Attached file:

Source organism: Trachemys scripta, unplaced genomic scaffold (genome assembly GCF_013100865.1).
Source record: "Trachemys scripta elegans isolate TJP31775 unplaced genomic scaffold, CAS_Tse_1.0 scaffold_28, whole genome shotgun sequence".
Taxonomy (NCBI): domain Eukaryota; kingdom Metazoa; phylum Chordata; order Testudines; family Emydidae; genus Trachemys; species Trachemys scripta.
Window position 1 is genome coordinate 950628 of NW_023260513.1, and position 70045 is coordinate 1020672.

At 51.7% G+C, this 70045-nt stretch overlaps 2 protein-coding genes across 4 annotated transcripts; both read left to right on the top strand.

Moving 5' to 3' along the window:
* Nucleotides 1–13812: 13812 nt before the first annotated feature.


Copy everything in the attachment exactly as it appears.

Source organism: Trachemys scripta, unplaced genomic scaffold (genome assembly GCF_013100865.1).
Source record: "Trachemys scripta elegans isolate TJP31775 unplaced genomic scaffold, CAS_Tse_1.0 scaffold_28, whole genome shotgun sequence".
Taxonomy (NCBI): domain Eukaryota; kingdom Metazoa; phylum Chordata; order Testudines; family Emydidae; genus Trachemys; species Trachemys scripta.
Window position 1 is genome coordinate 950628 of NW_023260513.1, and position 70045 is coordinate 1020672.

At 51.7% G+C, this 70045-nt stretch overlaps 2 protein-coding genes across 4 annotated transcripts; both read left to right on the top strand.

Moving 5' to 3' along the window:
* Nucleotides 1–13812: 13812 nt before the first annotated feature.